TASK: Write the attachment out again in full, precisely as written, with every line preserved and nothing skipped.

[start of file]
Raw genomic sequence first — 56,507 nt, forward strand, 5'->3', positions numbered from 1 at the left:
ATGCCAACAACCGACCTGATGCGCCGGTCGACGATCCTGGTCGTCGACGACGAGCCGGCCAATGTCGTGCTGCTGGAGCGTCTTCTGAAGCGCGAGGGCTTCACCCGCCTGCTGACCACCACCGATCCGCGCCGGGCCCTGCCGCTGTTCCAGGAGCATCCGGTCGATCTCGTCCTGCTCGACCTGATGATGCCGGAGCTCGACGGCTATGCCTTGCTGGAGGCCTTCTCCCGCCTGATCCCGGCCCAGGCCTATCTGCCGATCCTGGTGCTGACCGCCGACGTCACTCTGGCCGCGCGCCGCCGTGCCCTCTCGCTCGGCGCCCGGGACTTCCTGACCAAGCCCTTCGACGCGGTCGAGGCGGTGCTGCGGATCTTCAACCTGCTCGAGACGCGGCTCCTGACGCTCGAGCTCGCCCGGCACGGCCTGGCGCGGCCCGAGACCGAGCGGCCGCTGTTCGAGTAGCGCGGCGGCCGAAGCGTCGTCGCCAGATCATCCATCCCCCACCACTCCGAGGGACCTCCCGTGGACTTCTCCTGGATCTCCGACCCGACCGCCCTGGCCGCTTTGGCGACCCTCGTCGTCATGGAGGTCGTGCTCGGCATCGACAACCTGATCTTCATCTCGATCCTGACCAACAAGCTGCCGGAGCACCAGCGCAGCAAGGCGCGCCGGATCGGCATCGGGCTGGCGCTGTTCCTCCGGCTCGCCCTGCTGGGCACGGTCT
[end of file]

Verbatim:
Raw genomic sequence first — 56,507 nt, forward strand, 5'->3', positions numbered from 1 at the left:
ATGCCAACAACCGACCTGATGCGCCGGTCGACGATCCTGGTCGTCGACGACGAGCCGGCCAATGTCGTGCTGCTGGAGCGTCTTCTGAAGCGCGAGGGCTTCACCCGCCTGCTGACCACCACCGATCCGCGCCGGGCCCTGCCGCTGTTCCAGGAGCATCCGGTCGATCTCGTCCTGCTCGACCTGATGATGCCGGAGCTCGACGGCTATGCCTTGCTGGAGGCCTTCTCCCGCCTGATCCCGGCCCAGGCCTATCTGCCGATCCTGGTGCTGACCGCCGACGTCACTCTGGCCGCGCGCCGCCGTGCCCTCTCGCTCGGCGCCCGGGACTTCCTGACCAAGCCCTTCGACGCGGTCGAGGCGGTGCTGCGGATCTTCAACCTGCTCGAGACGCGGCTCCTGACGCTCGAGCTCGCCCGGCACGGCCTGGCGCGGCCCGAGACCGAGCGGCCGCTGTTCGAGTAGCGCGGCGGCCGAAGCGTCGTCGCCAGATCATCCATCCCCCACCACTCCGAGGGACCTCCCGTGGACTTCTCCTGGATCTCCGACCCGACCGCCCTGGCCGCTTTGGCGACCCTCGTCGTCATGGAGGTCGTGCTCGGCATCGACAACCTGATCTTCATCTCGATCCTGACCAACAAGCTGCCGGAGCACCAGCGCAGCAAGGCGCGCCGGATCGGCATCGGGCTGGCGCTGTTCCTCCGGCTCGCCCTGCTGGGCACGGTCT